in over half a century. Presidents Barack Obama and Raul Castro addressed the media together, and then held an hour-long meeting behind closed doors.
What the two Presidents said before they went into the conclave showed what they intended to do:
PRESIDENT BARACK OBAMA: “This is obviously a historic meeting. The history between the United States and Cuba is obviously complicated, and over the years, a lot of mistrust has developed. But during the course of the last several months, there have been contacts between the US. and the Cuban government. And in December , as a consequence of some of the groundwork that had been laid, both myself and President Castro announced a significant change in policy and the relationship between our two governments.
“…After 50 years of policy that had not changed on the part of the United States, it was my belief that it was time to try something new…. And as a consequence, I think we are now in a position to move on a path towards the future, and leave behind some of the circumstances of the past that have made it so difficult…. for our countries to communicate. Already we’ve seen majorities of the American people and the Cuban people respond positively to this change. And I truly believe that as more exchanges take place, more commerce and interactions resume between the United States and Cuba, …
“Now, obviously, there are still going to be deep and significant differences between our two governments. We will continue to try to lift up concerns around democracy and human rights. And as you heard from President Castro’s passionate speech this morning, they will lift up concerns about US. policy as well. But I think what we have both concluded is that we can disagree with the spirit of respect and civility, and that over time, it is possible for us to turn the page and develop a new relationship in our two countries. And some of our immediate tasks include normalizing diplomatic relations and ultimately opening an embassy in Havana, and Cuba being able to open an embassy in Washington, D.C. so that our diplomats are able to interact on a more regular basis.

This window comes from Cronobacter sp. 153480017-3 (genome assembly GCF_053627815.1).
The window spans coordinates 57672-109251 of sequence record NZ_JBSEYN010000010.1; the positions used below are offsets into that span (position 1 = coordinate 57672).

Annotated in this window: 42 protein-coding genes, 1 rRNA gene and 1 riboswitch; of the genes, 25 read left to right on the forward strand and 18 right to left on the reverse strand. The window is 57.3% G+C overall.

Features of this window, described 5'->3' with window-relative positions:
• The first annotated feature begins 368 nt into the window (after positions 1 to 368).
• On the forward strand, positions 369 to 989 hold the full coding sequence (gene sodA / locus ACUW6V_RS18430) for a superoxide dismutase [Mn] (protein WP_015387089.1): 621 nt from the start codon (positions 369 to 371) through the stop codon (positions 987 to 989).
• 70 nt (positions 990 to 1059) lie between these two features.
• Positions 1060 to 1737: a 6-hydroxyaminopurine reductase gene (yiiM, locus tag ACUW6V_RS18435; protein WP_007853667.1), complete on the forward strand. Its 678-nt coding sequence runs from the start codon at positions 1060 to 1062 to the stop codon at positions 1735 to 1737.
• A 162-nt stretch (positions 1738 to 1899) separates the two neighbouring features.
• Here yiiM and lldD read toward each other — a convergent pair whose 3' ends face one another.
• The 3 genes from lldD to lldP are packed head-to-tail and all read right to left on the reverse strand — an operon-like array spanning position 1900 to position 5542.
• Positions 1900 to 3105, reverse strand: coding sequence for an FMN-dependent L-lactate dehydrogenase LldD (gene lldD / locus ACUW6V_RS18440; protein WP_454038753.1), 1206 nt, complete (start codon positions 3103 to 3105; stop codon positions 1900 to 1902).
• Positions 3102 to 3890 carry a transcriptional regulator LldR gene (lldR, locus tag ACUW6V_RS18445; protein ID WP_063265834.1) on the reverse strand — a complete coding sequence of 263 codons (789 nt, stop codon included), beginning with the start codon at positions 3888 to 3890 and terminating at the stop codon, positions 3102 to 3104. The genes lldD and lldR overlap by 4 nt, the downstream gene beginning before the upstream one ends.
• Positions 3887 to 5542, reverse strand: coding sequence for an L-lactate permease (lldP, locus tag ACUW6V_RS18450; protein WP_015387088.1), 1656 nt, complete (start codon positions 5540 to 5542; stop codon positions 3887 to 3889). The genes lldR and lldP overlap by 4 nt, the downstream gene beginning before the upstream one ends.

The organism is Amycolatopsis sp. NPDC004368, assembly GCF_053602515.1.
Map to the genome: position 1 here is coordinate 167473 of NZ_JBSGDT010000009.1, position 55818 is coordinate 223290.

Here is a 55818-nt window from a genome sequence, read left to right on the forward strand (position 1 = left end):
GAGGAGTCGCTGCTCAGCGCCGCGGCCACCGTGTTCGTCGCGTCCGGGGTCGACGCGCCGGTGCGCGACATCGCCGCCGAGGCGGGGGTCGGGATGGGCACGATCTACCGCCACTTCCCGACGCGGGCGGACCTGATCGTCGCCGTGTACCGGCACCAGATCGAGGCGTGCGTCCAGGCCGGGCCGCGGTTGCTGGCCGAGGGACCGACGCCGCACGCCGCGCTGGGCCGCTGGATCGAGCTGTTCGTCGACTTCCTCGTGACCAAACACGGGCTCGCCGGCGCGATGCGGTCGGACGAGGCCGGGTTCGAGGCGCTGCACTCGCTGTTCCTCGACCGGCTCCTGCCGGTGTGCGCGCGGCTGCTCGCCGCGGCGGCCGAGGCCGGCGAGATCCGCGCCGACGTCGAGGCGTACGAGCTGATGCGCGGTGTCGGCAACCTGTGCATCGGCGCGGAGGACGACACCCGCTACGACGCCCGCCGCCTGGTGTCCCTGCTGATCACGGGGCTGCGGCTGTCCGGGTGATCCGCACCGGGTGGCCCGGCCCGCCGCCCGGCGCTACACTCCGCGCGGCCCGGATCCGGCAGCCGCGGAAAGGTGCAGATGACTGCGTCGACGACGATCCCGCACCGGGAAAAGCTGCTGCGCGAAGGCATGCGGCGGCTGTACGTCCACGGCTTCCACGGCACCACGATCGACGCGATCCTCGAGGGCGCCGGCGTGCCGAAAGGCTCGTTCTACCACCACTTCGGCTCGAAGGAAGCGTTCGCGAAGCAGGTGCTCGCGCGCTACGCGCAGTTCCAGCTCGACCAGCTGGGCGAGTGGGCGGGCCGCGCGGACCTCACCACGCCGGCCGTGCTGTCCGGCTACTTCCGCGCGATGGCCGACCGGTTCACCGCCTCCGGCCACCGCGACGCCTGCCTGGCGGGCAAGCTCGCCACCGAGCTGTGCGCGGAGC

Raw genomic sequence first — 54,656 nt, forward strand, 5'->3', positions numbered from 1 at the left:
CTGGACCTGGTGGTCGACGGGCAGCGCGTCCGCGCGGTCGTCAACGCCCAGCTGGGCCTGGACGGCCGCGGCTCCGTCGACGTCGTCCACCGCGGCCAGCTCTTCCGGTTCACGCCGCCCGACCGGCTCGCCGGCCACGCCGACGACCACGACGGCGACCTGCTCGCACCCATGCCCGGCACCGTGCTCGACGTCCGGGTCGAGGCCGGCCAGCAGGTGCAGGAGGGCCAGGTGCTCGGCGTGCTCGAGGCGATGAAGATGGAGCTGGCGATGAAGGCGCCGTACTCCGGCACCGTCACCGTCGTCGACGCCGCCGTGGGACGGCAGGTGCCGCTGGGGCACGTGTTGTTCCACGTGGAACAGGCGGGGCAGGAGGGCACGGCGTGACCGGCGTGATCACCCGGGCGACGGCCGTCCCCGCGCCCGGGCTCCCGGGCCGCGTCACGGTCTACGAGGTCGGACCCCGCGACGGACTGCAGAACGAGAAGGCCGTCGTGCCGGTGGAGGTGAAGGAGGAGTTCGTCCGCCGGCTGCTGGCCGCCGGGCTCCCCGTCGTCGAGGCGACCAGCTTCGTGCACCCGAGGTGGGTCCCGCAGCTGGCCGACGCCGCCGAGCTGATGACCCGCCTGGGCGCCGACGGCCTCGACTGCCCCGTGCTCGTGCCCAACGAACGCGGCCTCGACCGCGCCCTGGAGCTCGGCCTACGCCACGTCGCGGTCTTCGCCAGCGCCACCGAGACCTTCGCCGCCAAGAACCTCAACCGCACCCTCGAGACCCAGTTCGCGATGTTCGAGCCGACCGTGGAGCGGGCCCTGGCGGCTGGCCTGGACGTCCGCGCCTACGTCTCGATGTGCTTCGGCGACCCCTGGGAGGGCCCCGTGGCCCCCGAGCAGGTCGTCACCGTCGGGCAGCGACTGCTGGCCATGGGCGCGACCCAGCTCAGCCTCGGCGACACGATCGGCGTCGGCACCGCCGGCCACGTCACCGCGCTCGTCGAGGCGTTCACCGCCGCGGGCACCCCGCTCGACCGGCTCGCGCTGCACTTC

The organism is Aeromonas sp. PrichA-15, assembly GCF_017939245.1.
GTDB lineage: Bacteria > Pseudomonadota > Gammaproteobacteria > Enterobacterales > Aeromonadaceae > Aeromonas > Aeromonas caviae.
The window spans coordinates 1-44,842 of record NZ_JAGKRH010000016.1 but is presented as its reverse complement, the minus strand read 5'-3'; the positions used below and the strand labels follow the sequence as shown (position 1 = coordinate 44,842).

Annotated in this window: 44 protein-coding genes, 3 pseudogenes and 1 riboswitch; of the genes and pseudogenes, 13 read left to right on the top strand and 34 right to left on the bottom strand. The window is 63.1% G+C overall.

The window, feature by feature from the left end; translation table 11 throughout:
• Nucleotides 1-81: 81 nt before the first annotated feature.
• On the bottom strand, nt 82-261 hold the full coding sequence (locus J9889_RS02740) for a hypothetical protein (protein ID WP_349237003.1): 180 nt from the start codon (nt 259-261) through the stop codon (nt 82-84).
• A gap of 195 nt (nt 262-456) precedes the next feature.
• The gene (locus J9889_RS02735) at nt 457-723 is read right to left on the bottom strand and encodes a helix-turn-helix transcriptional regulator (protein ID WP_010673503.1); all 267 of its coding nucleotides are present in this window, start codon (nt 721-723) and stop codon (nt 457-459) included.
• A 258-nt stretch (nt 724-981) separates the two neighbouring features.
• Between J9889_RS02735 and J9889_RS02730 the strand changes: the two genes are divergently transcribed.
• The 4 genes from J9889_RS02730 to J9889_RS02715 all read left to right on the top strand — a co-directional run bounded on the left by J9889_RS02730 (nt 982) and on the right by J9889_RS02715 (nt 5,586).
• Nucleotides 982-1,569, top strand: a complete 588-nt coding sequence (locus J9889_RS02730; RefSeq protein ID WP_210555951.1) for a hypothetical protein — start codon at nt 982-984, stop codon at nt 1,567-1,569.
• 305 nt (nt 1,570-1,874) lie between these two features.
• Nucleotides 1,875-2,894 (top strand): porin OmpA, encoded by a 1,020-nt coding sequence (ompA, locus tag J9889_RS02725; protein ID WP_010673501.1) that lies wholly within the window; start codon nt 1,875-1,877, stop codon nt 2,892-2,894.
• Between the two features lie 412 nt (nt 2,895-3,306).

Replying, PRESIDENT RAUL CASTRO: (As interpreted.) “Well, Mr. President, friends from the press, we have been making long speeches and listening to many long speeches too, so I do not want to abuse the time of President Obama or your time.
I think that what President Obama has just said, it’s practically the same as we feel about the topics, including human rights, freedom of the press… Everything can be on the table. I think that we can do it, as President Obama has just said, with respect for the ideas of the other. We could be persuaded of some things; of others, we might not be persuaded. But when I say that I agree with everything that the President has just said, I include that we have agreed to disagree. No one should entertain illusions. It is true that we have many differences. Our countries have a long and complicated history, but we are willing to make progress in the way the President has described….. We shall open our embassies. We shall visit each other, [and take part in] exchanges, people to people. And all that matters is what those neighbours can do.
“So we are willing to discuss everything, but we need to be patient — very patient… The pace of life at the present moment in the world,] is very fast. We might disagree on something today on which we could agree tomorrow. And we hope that our closest assistants … will follow the instructions of both Presidents. Thank you so much.”